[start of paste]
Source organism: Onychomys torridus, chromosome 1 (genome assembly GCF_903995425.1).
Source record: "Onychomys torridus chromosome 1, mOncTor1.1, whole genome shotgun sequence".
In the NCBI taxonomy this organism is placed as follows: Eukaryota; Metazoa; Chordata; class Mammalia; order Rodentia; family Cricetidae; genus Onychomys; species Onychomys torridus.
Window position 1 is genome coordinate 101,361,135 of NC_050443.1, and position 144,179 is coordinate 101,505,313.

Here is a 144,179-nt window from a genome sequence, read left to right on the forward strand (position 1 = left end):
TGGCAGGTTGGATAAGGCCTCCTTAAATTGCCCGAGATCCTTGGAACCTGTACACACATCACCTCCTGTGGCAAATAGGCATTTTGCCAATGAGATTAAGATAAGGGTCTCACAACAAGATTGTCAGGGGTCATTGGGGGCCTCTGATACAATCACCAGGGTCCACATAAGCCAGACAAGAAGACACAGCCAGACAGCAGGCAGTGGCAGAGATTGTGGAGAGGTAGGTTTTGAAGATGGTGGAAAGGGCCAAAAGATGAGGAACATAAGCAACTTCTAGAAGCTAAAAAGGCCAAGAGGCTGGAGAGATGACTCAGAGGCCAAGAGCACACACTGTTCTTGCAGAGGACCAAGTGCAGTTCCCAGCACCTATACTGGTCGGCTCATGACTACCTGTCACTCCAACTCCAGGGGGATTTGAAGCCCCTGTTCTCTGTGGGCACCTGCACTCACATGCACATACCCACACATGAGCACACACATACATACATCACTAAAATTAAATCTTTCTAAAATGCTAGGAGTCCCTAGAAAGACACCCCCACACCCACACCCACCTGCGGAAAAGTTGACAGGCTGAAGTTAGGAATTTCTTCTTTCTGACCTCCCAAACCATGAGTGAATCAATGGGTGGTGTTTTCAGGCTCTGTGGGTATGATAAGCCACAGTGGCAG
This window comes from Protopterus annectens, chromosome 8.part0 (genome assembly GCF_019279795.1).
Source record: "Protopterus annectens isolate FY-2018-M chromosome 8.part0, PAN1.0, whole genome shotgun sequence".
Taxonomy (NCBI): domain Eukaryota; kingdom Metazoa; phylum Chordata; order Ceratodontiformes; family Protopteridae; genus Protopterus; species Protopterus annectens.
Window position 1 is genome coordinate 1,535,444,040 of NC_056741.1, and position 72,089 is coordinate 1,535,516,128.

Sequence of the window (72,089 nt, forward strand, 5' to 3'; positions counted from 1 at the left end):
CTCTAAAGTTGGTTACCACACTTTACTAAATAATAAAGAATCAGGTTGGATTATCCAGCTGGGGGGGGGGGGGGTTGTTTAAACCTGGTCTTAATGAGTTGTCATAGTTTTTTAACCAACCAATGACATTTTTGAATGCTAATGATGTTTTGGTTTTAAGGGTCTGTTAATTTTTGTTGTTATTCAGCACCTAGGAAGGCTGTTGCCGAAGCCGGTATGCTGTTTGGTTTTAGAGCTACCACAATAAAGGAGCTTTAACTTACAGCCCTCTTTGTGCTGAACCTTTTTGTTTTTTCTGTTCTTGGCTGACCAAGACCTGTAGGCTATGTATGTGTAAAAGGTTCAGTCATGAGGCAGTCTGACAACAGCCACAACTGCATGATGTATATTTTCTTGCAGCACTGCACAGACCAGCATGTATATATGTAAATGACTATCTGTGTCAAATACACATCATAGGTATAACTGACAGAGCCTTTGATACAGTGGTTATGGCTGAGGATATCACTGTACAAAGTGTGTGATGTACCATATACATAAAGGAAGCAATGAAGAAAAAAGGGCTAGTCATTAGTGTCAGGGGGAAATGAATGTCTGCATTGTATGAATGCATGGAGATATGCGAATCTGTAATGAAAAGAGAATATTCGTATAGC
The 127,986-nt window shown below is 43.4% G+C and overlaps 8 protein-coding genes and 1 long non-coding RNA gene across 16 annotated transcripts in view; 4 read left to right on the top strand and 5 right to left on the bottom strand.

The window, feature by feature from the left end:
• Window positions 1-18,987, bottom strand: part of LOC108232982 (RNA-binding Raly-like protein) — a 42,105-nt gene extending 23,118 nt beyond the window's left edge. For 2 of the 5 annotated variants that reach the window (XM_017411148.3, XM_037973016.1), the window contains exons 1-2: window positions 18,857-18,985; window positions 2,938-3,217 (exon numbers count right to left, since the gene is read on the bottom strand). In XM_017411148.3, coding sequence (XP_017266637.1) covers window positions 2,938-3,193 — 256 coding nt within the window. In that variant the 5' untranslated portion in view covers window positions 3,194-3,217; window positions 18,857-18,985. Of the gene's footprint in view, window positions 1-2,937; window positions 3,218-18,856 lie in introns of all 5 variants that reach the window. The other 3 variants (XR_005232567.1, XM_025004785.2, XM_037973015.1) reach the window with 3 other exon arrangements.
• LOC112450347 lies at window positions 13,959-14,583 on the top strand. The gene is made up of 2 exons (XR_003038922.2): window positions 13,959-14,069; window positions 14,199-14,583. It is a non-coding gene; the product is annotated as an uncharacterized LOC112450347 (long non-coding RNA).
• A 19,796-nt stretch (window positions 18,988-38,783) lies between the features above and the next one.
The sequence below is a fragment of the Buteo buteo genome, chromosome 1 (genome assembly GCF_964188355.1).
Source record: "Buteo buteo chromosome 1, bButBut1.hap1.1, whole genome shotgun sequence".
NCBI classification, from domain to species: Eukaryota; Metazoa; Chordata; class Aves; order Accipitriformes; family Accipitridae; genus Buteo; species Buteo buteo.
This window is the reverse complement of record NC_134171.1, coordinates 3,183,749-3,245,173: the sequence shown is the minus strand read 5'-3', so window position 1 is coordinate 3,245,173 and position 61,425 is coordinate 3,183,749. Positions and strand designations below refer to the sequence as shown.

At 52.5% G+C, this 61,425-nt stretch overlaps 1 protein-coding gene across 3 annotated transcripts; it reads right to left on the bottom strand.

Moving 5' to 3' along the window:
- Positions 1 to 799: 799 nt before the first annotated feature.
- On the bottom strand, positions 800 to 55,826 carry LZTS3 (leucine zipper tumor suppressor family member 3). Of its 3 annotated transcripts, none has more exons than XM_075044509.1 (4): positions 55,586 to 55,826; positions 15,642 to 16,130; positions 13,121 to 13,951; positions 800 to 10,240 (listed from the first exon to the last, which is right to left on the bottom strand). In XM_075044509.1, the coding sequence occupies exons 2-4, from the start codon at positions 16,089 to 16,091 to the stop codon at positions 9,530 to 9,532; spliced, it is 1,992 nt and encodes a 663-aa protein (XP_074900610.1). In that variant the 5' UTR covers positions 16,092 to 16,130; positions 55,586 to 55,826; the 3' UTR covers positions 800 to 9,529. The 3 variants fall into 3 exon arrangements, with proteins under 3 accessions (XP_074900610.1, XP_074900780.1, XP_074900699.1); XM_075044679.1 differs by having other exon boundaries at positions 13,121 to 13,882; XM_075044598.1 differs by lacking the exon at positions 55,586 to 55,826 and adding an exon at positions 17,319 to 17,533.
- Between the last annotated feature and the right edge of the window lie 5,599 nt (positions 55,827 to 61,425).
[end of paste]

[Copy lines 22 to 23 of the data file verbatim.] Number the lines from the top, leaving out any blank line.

At 52.5% G+C, this 61,425-nt stretch overlaps 1 protein-coding gene across 3 annotated transcripts; it reads right to left on the bottom strand.

Moving 5' to 3' along the window: